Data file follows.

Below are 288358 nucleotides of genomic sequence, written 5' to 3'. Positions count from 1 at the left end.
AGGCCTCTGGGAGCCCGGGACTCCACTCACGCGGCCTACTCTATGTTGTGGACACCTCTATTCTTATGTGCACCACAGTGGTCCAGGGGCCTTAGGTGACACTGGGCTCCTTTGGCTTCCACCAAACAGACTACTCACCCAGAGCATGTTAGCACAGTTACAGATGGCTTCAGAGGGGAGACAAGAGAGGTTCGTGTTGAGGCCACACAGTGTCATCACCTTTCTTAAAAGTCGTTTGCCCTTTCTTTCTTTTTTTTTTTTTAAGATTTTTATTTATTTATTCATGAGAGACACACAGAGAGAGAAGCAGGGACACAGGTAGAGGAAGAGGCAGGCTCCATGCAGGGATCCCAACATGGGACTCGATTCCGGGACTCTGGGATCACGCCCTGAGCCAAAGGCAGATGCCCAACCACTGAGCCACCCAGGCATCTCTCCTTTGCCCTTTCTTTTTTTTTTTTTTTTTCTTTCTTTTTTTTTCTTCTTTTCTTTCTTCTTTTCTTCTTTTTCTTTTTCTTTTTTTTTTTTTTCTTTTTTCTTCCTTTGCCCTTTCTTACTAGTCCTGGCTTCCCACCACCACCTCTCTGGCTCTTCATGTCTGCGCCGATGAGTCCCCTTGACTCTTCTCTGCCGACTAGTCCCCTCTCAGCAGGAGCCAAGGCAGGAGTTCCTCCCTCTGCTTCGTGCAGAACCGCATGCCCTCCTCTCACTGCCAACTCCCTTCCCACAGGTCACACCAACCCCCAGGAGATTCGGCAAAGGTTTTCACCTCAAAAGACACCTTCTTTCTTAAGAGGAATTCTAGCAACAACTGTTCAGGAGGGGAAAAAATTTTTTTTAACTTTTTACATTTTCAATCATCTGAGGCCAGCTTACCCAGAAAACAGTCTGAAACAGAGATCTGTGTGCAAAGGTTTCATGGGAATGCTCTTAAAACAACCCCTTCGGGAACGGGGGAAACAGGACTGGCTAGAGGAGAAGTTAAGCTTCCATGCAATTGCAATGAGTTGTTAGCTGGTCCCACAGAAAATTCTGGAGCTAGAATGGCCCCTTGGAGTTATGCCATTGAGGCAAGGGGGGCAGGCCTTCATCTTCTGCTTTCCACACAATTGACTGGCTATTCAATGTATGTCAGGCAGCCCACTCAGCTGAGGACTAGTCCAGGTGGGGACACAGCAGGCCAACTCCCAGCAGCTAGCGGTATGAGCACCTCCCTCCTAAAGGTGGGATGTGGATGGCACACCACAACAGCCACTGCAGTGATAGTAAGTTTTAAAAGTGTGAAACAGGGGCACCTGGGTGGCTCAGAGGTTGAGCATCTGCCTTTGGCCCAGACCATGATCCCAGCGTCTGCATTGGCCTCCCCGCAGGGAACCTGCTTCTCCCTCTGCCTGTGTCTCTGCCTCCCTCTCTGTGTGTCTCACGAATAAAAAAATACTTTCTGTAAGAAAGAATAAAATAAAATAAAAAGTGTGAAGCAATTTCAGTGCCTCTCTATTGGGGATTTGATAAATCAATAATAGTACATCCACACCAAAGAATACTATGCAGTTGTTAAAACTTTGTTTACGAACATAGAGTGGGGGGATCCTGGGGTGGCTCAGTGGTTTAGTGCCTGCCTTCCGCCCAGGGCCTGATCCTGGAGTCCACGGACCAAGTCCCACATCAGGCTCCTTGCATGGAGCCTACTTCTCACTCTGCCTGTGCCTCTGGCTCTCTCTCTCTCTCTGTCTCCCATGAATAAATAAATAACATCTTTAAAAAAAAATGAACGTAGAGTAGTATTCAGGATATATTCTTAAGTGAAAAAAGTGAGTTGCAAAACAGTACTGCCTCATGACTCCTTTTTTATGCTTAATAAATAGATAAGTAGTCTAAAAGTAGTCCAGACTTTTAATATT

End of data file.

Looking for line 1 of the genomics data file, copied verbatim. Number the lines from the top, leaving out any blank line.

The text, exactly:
Below are 288358 nucleotides of genomic sequence, written 5' to 3'. Positions count from 1 at the left end.